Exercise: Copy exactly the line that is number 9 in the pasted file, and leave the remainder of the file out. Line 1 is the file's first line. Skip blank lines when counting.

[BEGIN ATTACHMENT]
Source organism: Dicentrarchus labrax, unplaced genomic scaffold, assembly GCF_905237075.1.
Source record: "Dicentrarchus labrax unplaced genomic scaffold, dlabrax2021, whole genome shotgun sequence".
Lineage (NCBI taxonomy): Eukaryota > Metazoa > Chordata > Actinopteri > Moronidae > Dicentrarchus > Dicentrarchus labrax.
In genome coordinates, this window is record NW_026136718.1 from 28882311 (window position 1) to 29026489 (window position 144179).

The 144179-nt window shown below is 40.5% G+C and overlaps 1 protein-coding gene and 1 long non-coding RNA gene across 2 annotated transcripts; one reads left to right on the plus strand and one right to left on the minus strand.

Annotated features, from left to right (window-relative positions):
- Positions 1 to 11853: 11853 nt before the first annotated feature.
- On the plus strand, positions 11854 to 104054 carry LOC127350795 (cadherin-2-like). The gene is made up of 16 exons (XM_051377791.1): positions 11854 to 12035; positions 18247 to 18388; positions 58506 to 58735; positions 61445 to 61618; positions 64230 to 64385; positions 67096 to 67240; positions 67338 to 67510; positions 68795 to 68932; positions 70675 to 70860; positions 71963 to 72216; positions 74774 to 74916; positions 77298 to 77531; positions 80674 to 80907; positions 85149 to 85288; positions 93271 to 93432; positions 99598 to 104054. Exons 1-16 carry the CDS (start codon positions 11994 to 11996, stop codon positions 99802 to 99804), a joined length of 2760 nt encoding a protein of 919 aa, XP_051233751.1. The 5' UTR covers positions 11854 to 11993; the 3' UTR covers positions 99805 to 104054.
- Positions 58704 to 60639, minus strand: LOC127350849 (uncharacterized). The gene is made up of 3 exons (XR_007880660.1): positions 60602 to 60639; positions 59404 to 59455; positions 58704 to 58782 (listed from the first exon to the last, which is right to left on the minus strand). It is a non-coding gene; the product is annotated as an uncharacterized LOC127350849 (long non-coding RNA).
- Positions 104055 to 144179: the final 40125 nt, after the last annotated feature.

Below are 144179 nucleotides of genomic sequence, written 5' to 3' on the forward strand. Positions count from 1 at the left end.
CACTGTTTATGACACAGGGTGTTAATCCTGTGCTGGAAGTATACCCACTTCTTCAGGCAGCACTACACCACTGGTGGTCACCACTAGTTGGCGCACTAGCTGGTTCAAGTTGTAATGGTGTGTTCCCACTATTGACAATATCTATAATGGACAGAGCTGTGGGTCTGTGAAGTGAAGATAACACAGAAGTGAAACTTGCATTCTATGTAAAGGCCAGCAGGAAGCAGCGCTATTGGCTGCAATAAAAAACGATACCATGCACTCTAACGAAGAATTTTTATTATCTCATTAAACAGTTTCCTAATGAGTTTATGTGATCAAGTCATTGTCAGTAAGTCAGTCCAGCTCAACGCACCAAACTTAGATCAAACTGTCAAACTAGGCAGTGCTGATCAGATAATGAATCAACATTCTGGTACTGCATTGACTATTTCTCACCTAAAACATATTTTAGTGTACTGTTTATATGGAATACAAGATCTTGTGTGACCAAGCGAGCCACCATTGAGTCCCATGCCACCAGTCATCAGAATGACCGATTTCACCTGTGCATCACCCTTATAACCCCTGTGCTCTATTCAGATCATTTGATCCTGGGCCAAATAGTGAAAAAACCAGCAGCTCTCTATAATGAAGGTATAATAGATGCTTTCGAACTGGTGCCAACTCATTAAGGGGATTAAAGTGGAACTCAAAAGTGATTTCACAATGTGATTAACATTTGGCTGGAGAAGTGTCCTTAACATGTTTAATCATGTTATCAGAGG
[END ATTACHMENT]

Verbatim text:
- Positions 58704 to 60639, minus strand: LOC127350849 (uncharacterized). The gene is made up of 3 exons (XR_007880660.1): positions 60602 to 60639; positions 59404 to 59455; positions 58704 to 58782 (listed from the first exon to the last, which is right to left on the minus strand). It is a non-coding gene; the product is annotated as an uncharacterized LOC127350849 (long non-coding RNA).